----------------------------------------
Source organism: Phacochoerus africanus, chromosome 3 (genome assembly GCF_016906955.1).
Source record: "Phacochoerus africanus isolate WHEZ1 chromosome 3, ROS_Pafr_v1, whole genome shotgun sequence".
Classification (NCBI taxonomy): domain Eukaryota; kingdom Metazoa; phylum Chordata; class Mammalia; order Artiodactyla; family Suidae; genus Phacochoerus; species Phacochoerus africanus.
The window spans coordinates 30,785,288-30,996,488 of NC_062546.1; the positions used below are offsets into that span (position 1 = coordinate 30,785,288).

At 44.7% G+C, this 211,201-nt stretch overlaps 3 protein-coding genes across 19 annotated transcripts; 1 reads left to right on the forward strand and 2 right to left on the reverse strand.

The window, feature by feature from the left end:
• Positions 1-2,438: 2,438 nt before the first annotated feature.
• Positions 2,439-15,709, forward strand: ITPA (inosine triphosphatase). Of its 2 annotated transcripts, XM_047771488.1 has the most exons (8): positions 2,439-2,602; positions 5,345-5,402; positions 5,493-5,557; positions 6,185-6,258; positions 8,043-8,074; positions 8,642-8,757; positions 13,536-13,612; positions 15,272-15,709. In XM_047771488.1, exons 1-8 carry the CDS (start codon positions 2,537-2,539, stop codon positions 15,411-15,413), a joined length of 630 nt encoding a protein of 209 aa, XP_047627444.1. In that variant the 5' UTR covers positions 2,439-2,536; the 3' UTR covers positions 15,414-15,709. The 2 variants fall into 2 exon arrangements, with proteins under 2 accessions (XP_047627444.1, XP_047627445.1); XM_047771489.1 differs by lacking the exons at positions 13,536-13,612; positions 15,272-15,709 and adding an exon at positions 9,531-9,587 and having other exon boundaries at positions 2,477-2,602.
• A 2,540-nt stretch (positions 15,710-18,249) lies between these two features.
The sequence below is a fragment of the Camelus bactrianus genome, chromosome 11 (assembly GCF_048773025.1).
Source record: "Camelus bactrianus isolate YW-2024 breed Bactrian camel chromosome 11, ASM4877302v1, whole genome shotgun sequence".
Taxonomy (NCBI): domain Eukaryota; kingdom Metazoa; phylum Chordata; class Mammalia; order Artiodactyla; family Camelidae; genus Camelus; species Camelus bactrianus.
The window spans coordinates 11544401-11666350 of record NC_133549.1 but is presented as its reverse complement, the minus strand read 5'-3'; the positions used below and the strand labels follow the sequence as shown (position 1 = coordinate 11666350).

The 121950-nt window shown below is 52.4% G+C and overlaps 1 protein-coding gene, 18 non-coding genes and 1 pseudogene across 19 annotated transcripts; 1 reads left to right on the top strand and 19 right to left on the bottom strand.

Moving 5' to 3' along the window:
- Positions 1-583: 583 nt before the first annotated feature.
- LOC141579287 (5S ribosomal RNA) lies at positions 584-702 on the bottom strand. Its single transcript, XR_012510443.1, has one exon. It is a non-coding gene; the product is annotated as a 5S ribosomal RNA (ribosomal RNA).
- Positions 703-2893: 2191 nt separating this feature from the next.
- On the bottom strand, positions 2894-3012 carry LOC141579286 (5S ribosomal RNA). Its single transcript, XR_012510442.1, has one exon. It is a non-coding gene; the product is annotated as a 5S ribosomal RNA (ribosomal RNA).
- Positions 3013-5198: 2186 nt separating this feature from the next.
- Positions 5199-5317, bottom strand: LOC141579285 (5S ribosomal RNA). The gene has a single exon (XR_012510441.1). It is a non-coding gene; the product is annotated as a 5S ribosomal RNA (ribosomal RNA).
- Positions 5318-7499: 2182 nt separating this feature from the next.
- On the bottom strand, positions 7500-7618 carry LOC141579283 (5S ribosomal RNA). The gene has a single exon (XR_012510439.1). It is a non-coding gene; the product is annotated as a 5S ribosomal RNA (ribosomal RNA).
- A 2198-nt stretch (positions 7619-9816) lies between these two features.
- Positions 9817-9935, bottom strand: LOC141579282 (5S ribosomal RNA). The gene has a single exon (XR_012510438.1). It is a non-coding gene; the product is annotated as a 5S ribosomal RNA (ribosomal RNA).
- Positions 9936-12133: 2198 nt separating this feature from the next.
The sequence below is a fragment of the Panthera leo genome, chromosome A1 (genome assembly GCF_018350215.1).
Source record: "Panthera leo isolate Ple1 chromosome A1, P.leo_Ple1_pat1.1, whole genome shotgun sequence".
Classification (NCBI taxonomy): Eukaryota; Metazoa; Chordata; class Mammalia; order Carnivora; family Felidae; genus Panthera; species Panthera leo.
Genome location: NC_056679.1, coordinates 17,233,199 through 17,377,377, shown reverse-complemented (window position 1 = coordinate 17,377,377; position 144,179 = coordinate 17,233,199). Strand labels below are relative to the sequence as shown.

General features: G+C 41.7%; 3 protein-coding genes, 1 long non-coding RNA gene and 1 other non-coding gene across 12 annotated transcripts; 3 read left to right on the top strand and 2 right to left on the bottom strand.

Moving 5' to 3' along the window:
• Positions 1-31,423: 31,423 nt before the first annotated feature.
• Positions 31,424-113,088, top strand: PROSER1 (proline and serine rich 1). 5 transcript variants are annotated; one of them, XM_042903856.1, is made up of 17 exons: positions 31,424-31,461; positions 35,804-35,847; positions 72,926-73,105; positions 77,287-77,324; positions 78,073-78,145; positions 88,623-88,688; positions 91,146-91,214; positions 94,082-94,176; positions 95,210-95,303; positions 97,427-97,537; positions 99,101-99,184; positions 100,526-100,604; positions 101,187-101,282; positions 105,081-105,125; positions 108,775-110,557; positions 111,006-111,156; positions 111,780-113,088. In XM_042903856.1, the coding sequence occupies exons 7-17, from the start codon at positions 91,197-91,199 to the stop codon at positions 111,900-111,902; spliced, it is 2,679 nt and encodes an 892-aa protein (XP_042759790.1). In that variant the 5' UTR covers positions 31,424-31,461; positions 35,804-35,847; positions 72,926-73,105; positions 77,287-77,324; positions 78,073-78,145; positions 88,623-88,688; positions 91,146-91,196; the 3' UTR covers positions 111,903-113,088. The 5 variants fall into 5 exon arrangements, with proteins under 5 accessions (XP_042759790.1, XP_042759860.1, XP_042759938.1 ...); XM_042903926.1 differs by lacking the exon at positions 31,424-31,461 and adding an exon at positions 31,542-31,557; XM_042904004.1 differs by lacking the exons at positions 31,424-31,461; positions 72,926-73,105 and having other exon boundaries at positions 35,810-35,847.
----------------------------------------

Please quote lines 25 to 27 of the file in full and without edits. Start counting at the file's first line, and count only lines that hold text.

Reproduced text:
- Positions 9817-9935, bottom strand: LOC141579282 (5S ribosomal RNA). The gene has a single exon (XR_012510438.1). It is a non-coding gene; the product is annotated as a 5S ribosomal RNA (ribosomal RNA).
- Positions 9936-12133: 2198 nt separating this feature from the next.
The sequence below is a fragment of the Panthera leo genome, chromosome A1 (genome assembly GCF_018350215.1).